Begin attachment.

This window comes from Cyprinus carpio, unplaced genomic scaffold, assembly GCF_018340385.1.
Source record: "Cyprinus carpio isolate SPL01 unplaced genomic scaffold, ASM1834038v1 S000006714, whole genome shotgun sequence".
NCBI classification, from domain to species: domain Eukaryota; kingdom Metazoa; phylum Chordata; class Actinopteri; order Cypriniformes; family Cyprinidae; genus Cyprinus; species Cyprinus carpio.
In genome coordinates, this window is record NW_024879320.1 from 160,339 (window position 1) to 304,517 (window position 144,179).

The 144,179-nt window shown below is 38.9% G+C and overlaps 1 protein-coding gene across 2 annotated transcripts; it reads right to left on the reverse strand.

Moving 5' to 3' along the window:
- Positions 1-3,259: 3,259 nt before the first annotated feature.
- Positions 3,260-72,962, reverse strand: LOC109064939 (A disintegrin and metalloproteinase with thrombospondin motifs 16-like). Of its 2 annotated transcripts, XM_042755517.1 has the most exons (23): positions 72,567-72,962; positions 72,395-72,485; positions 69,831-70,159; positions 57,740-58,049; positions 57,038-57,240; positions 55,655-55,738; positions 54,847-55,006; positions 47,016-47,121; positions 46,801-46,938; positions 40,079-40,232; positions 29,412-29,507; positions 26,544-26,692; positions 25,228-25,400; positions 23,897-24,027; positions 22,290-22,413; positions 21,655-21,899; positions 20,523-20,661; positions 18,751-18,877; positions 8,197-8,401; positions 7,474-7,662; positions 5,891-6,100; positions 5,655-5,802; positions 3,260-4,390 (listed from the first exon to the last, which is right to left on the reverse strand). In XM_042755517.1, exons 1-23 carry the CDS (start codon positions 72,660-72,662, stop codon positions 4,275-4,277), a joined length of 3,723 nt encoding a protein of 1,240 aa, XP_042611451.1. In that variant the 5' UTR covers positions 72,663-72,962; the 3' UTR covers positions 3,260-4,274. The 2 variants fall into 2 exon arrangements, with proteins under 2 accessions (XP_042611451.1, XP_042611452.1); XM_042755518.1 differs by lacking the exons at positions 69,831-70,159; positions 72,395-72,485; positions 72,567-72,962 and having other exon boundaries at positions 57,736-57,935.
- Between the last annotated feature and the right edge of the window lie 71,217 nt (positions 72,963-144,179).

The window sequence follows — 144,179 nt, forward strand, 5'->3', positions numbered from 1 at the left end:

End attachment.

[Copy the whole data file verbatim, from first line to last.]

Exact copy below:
This window comes from Cyprinus carpio, unplaced genomic scaffold, assembly GCF_018340385.1.
Source record: "Cyprinus carpio isolate SPL01 unplaced genomic scaffold, ASM1834038v1 S000006714, whole genome shotgun sequence".
NCBI classification, from domain to species: domain Eukaryota; kingdom Metazoa; phylum Chordata; class Actinopteri; order Cypriniformes; family Cyprinidae; genus Cyprinus; species Cyprinus carpio.
In genome coordinates, this window is record NW_024879320.1 from 160,339 (window position 1) to 304,517 (window position 144,179).

The 144,179-nt window shown below is 38.9% G+C and overlaps 1 protein-coding gene across 2 annotated transcripts; it reads right to left on the reverse strand.

Moving 5' to 3' along the window:
- Positions 1-3,259: 3,259 nt before the first annotated feature.
- Positions 3,260-72,962, reverse strand: LOC109064939 (A disintegrin and metalloproteinase with thrombospondin motifs 16-like). Of its 2 annotated transcripts, XM_042755517.1 has the most exons (23): positions 72,567-72,962; positions 72,395-72,485; positions 69,831-70,159; positions 57,740-58,049; positions 57,038-57,240; positions 55,655-55,738; positions 54,847-55,006; positions 47,016-47,121; positions 46,801-46,938; positions 40,079-40,232; positions 29,412-29,507; positions 26,544-26,692; positions 25,228-25,400; positions 23,897-24,027; positions 22,290-22,413; positions 21,655-21,899; positions 20,523-20,661; positions 18,751-18,877; positions 8,197-8,401; positions 7,474-7,662; positions 5,891-6,100; positions 5,655-5,802; positions 3,260-4,390 (listed from the first exon to the last, which is right to left on the reverse strand). In XM_042755517.1, exons 1-23 carry the CDS (start codon positions 72,660-72,662, stop codon positions 4,275-4,277), a joined length of 3,723 nt encoding a protein of 1,240 aa, XP_042611451.1. In that variant the 5' UTR covers positions 72,663-72,962; the 3' UTR covers positions 3,260-4,274. The 2 variants fall into 2 exon arrangements, with proteins under 2 accessions (XP_042611451.1, XP_042611452.1); XM_042755518.1 differs by lacking the exons at positions 69,831-70,159; positions 72,395-72,485; positions 72,567-72,962 and having other exon boundaries at positions 57,736-57,935.
- Between the last annotated feature and the right edge of the window lie 71,217 nt (positions 72,963-144,179).

The window sequence follows — 144,179 nt, forward strand, 5'->3', positions numbered from 1 at the left end: